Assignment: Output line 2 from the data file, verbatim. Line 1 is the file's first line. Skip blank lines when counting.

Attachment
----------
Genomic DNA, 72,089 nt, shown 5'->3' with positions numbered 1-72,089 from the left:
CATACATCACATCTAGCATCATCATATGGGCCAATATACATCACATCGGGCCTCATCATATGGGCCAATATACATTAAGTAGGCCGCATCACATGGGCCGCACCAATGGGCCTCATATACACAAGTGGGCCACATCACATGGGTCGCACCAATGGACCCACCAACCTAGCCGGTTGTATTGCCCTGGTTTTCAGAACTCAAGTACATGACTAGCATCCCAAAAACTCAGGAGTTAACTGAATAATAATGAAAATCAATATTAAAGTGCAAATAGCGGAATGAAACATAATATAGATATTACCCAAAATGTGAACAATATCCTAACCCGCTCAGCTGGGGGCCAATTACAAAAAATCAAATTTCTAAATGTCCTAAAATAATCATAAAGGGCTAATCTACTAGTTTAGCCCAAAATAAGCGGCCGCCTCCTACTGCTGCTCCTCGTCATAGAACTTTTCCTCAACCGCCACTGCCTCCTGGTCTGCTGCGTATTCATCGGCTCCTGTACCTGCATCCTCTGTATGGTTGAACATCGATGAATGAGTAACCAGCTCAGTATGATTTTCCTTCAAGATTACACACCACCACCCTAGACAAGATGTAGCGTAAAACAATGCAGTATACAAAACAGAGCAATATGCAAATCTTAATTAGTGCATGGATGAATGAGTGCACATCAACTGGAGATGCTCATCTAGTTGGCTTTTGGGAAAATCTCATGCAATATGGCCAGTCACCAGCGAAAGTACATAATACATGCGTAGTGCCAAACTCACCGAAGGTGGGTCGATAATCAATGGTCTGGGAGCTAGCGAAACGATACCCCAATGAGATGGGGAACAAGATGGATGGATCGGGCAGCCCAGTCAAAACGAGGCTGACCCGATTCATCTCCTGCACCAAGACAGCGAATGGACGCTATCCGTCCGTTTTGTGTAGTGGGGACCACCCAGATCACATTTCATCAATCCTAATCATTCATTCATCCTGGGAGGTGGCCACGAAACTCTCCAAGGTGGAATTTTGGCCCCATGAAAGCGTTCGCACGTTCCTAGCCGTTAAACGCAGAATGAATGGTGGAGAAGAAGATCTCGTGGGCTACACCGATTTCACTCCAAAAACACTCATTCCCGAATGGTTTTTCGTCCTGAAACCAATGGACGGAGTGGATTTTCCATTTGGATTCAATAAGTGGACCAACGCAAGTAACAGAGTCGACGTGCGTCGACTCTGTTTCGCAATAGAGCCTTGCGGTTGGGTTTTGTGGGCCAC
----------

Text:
CATACATCACATCTAGCATCATCATATGGGCCAATATACATCACATCGGGCCTCATCATATGGGCCAATATACATTAAGTAGGCCGCATCACATGGGCCGCACCAATGGGCCTCATATACACAAGTGGGCCACATCACATGGGTCGCACCAATGGACCCACCAACCTAGCCGGTTGTATTGCCCTGGTTTTCAGAACTCAAGTACATGACTAGCATCCCAAAAACTCAGGAGTTAACTGAATAATAATGAAAATCAATATTAAAGTGCAAATAGCGGAATGAAACATAATATAGATATTACCCAAAATGTGAACAATATCCTAACCCGCTCAGCTGGGGGCCAATTACAAAAAATCAAATTTCTAAATGTCCTAAAATAATCATAAAGGGCTAATCTACTAGTTTAGCCCAAAATAAGCGGCCGCCTCCTACTGCTGCTCCTCGTCATAGAACTTTTCCTCAACCGCCACTGCCTCCTGGTCTGCTGCGTATTCATCGGCTCCTGTACCTGCATCCTCTGTATGGTTGAACATCGATGAATGAGTAACCAGCTCAGTATGATTTTCCTTCAAGATTACACACCACCACCCTAGACAAGATGTAGCGTAAAACAATGCAGTATACAAAACAGAGCAATATGCAAATCTTAATTAGTGCATGGATGAATGAGTGCACATCAACTGGAGATGCTCATCTAGTTGGCTTTTGGGAAAATCTCATGCAATATGGCCAGTCACCAGCGAAAGTACATAATACATGCGTAGTGCCAAACTCACCGAAGGTGGGTCGATAATCAATGGTCTGGGAGCTAGCGAAACGATACCCCAATGAGATGGGGAACAAGATGGATGGATCGGGCAGCCCAGTCAAAACGAGGCTGACCCGATTCATCTCCTGCACCAAGACAGCGAATGGACGCTATCCGTCCGTTTTGTGTAGTGGGGACCACCCAGATCACATTTCATCAATCCTAATCATTCATTCATCCTGGGAGGTGGCCACGAAACTCTCCAAGGTGGAATTTTGGCCCCATGAAAGCGTTCGCACGTTCCTAGCCGTTAAACGCAGAATGAATGGTGGAGAAGAAGATCTCGTGGGCTACACCGATTTCACTCCAAAAACACTCATTCCCGAATGGTTTTTCGTCCTGAAACCAATGGACGGAGTGGATTTTCCATTTGGATTCAATAAGTGGACCAACGCAAGTAACAGAGTCGACGTGCGTCGACTCTGTTTCGCAATAGAGCCTTGCGGTTGGGTTTTGTGGGCCAC